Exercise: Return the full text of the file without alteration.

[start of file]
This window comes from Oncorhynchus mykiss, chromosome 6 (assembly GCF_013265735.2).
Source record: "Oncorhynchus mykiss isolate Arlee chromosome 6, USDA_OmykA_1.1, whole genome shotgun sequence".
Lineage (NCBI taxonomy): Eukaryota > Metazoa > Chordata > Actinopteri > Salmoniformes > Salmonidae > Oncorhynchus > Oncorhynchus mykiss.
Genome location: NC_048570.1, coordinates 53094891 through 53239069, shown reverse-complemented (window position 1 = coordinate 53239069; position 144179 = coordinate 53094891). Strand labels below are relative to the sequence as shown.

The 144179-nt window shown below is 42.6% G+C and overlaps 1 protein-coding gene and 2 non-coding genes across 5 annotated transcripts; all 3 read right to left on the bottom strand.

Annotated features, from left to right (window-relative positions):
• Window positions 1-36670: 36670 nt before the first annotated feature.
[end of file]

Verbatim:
This window comes from Oncorhynchus mykiss, chromosome 6 (assembly GCF_013265735.2).
Source record: "Oncorhynchus mykiss isolate Arlee chromosome 6, USDA_OmykA_1.1, whole genome shotgun sequence".
Lineage (NCBI taxonomy): Eukaryota > Metazoa > Chordata > Actinopteri > Salmoniformes > Salmonidae > Oncorhynchus > Oncorhynchus mykiss.
Genome location: NC_048570.1, coordinates 53094891 through 53239069, shown reverse-complemented (window position 1 = coordinate 53239069; position 144179 = coordinate 53094891). Strand labels below are relative to the sequence as shown.

The 144179-nt window shown below is 42.6% G+C and overlaps 1 protein-coding gene and 2 non-coding genes across 5 annotated transcripts; all 3 read right to left on the bottom strand.

Annotated features, from left to right (window-relative positions):
• Window positions 1-36670: 36670 nt before the first annotated feature.